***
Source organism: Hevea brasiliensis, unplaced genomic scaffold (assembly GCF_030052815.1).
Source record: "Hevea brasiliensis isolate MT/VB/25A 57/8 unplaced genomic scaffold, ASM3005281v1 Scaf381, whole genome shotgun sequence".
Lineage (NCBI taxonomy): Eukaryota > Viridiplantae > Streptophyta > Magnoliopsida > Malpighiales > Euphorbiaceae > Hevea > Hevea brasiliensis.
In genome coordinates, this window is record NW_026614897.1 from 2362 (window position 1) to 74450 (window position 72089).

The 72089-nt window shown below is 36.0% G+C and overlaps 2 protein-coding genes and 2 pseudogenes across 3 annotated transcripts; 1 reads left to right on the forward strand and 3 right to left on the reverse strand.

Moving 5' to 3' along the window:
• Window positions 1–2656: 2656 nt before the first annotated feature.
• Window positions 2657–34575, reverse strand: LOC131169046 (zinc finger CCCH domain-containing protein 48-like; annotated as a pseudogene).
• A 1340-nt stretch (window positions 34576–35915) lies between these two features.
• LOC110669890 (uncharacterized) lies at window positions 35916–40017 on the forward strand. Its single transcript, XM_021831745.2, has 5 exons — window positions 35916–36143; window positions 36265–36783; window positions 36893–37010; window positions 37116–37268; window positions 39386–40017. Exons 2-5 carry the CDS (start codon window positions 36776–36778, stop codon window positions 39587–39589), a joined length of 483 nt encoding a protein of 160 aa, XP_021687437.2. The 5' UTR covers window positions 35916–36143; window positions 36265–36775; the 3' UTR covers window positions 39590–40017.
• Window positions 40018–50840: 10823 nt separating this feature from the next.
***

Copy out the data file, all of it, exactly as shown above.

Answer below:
Source organism: Hevea brasiliensis, unplaced genomic scaffold (assembly GCF_030052815.1).
Source record: "Hevea brasiliensis isolate MT/VB/25A 57/8 unplaced genomic scaffold, ASM3005281v1 Scaf381, whole genome shotgun sequence".
Lineage (NCBI taxonomy): Eukaryota > Viridiplantae > Streptophyta > Magnoliopsida > Malpighiales > Euphorbiaceae > Hevea > Hevea brasiliensis.
In genome coordinates, this window is record NW_026614897.1 from 2362 (window position 1) to 74450 (window position 72089).

The 72089-nt window shown below is 36.0% G+C and overlaps 2 protein-coding genes and 2 pseudogenes across 3 annotated transcripts; 1 reads left to right on the forward strand and 3 right to left on the reverse strand.

Moving 5' to 3' along the window:
• Window positions 1–2656: 2656 nt before the first annotated feature.
• Window positions 2657–34575, reverse strand: LOC131169046 (zinc finger CCCH domain-containing protein 48-like; annotated as a pseudogene).
• A 1340-nt stretch (window positions 34576–35915) lies between these two features.
• LOC110669890 (uncharacterized) lies at window positions 35916–40017 on the forward strand. Its single transcript, XM_021831745.2, has 5 exons — window positions 35916–36143; window positions 36265–36783; window positions 36893–37010; window positions 37116–37268; window positions 39386–40017. Exons 2-5 carry the CDS (start codon window positions 36776–36778, stop codon window positions 39587–39589), a joined length of 483 nt encoding a protein of 160 aa, XP_021687437.2. The 5' UTR covers window positions 35916–36143; window positions 36265–36775; the 3' UTR covers window positions 39590–40017.
• Window positions 40018–50840: 10823 nt separating this feature from the next.